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Part 2 of 3: Ballet - does it have to hurt?


If you missed Part 1: Alignment and Core Strength, you can access it here:

The premise of our initial discussion was that with correct and careful training, classical ballet does not have to lead to pain or injury, even at the elite level. In this day and age there is so much information available about safe dance practice, that there should be no excuse for lack of knowledge or understanding when it comes to early training and body safety.

This article aims to shed light on a subject that is not so widely written about or commonly understood, and that is: Hypermobility.

Part 2: Hypermobility and Safe Dance Practice

What is Hypermobility?

In its simplest sense, hypermobility (hyper=more than normal) refers to the amount of laxity (looseness) in the ligaments that support your joints.

Hypermobility is not the same as flexibility. Hypermobility refers specifically to joints and ligaments, whereas flexibility is about the total range of movement in your body, including muscles, fascia and nervous system (a discussion for another day).

For a dancer or gymnast, a small degree of hypermobility is an asset, as it allows joints such as knees or hips to extend just enough beyond their normal range to give a beautiful line. However in larger doses hypermobility can cause chronic joint pain and regular joint dislocation, or in extreme cases, digestive distress and autonomic dysfunction.

Hypermobility and Training

Just because you can stretch your leg over your head, doesn’t mean you should.

If a joint, such as the hip, is repeatedly and regularly pushed past its normal range of motion there is a risk of damage to the surrounding tissues. In young dancers in particular where bones are not fully developed there is a risk of damage to the shape of the hip socket. Other risks include stress fractures or early onset arthritis due to the wear and tear on the cartilage.

Rather than stretching, early training needs to focus on building strength and stability in the muscles around the joint. The image below demonstrates hypermobility in the knee joint. In this instance, we would encourage the dancer to:

  • practice standing without locking the knee back into full range;

  • increase their sense of proprioception without using a mirror (eg, standing in correct alignment with eyes closed);

  • use tape over the back of the knee to increase sensory feedback;

  • use a balance board whilst maintaining the knee joint in correct alignment;

  • strengthen the surrounding muscle groups with specific body conditioning exercises.

In this manner, the dancer learns how to control their range of movement and choose where to place their body in space.

The Hypermobile Future

“If they were hypermobile at the age of 14, we found they were twice as likely to have pain in the knee, shoulder, ankle or foot at 18.” (Professor Palmer via Janet Wright, Chartered Society of Physiotherapy) (3)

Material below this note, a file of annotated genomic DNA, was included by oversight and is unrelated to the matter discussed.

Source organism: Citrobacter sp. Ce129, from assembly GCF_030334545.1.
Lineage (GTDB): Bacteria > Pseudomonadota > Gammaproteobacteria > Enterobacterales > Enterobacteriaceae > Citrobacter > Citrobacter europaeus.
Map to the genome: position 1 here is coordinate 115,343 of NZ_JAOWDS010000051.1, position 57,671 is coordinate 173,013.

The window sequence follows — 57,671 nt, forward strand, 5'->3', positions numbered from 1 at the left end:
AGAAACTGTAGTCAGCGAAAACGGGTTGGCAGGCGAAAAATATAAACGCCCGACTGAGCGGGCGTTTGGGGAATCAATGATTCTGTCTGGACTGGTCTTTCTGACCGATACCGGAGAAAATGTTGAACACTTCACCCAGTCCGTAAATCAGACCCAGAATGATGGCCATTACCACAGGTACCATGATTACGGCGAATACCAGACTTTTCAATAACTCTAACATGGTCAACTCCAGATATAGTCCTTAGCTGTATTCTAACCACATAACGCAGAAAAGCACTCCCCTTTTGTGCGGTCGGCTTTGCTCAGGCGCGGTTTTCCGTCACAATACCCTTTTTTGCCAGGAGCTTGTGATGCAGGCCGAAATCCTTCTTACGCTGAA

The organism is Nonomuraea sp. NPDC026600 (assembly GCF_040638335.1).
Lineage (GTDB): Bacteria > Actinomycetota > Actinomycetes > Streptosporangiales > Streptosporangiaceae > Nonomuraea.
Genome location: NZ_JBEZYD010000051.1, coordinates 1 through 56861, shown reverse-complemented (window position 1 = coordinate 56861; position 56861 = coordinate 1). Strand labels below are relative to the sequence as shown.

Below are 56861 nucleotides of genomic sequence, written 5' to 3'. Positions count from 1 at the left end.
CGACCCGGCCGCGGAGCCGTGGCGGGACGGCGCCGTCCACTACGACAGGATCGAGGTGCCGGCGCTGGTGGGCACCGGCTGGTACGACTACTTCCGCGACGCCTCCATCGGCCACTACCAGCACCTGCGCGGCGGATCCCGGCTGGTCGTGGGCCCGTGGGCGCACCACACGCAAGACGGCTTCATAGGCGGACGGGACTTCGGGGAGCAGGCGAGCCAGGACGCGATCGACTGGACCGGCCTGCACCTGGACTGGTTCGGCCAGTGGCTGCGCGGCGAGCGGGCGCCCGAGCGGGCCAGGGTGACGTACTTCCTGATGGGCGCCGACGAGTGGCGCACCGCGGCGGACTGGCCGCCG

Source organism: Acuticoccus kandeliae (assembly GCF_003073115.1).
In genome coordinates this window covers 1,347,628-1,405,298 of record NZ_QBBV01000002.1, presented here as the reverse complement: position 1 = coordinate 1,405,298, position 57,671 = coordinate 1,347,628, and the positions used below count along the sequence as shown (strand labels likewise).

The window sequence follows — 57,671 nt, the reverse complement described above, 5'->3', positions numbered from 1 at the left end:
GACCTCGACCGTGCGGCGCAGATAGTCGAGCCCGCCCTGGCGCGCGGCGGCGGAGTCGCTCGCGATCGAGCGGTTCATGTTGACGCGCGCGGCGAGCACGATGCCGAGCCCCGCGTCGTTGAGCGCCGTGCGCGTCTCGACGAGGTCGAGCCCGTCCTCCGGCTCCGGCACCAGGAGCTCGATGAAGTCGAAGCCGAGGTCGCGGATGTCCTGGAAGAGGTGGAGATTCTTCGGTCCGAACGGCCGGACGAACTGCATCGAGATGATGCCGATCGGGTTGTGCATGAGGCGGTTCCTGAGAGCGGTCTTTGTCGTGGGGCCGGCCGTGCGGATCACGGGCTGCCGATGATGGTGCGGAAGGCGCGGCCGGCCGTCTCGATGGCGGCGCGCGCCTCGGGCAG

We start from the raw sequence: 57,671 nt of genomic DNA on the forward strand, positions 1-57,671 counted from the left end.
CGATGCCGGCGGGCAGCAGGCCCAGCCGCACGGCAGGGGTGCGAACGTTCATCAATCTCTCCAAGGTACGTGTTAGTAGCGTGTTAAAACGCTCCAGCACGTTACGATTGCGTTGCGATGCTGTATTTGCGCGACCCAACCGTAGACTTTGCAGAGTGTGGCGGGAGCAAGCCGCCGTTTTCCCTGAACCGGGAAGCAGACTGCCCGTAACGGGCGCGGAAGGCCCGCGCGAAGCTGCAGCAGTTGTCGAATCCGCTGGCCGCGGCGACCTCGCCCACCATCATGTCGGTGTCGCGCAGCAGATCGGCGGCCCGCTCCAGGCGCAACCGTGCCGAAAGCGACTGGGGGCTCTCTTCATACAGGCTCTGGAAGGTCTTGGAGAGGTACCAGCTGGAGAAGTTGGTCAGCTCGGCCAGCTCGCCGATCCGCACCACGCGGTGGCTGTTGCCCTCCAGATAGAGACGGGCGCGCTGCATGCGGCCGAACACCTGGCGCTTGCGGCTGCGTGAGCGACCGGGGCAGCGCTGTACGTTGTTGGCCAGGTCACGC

“Every day in my role as a Physiotherapist I see people suffering from old injuries sustained by over stretching, repeated extensions and excessively mobile and unstable joints from early training. Unfortunately the slow and hard rehab that so many people have to go through to just be able to live a normal, pain free life is not so dramatically entertaining so doesn't get the coverage that dramatic photos and videos of performances involving extreme flexibility do.” (Lisa Howell) (4)

“Some young dancers think that they can get an edge by copying the extreme dance moves they see on social media. But the end result is that health professionals are seeing dancers as young as 12 with serious back and hip injuries.” (Leigh Sales via Australian Broadcasting Corporation) (5)

The dance industry seems to be growing by the minute, thanks to social media, social entertainment and the internet. There are many great schools and great teachers out there, however if you are a parent of a child under 14 years of age, I urge you to become involved and be informed.

A long dance career is not begun by performing a ‘back scorpion’ at age 10 or using chairs to achieve over-splits at 12.

Please ask questions of your child and your child's teacher.

Ensure you have a good understanding of the schools’ teaching philosophy, method and approach.

Take time to learn about the stretches your child is doing in classes and monitor their stretching at home, particularly if your child is hypermobile.

If it doesn’t look right, it probably isn’t.



  1. M. (2015, August 30). Joints, Bones and Exercise; A Jumble of Hypermobility Syndrome.

  2. Musician's Health Collective. (2016, January 18). The Darker Side of Hypermobility.

  3. Wright, J. (2014, June 4). Stretching a Point - Hypermobility, Joints and Physiotherapy Research.

  4. Howell, L. Is Over Stretching Bad?

  5. Australian Broadcasting Corporation. Whyte, S. (2015, October 12)

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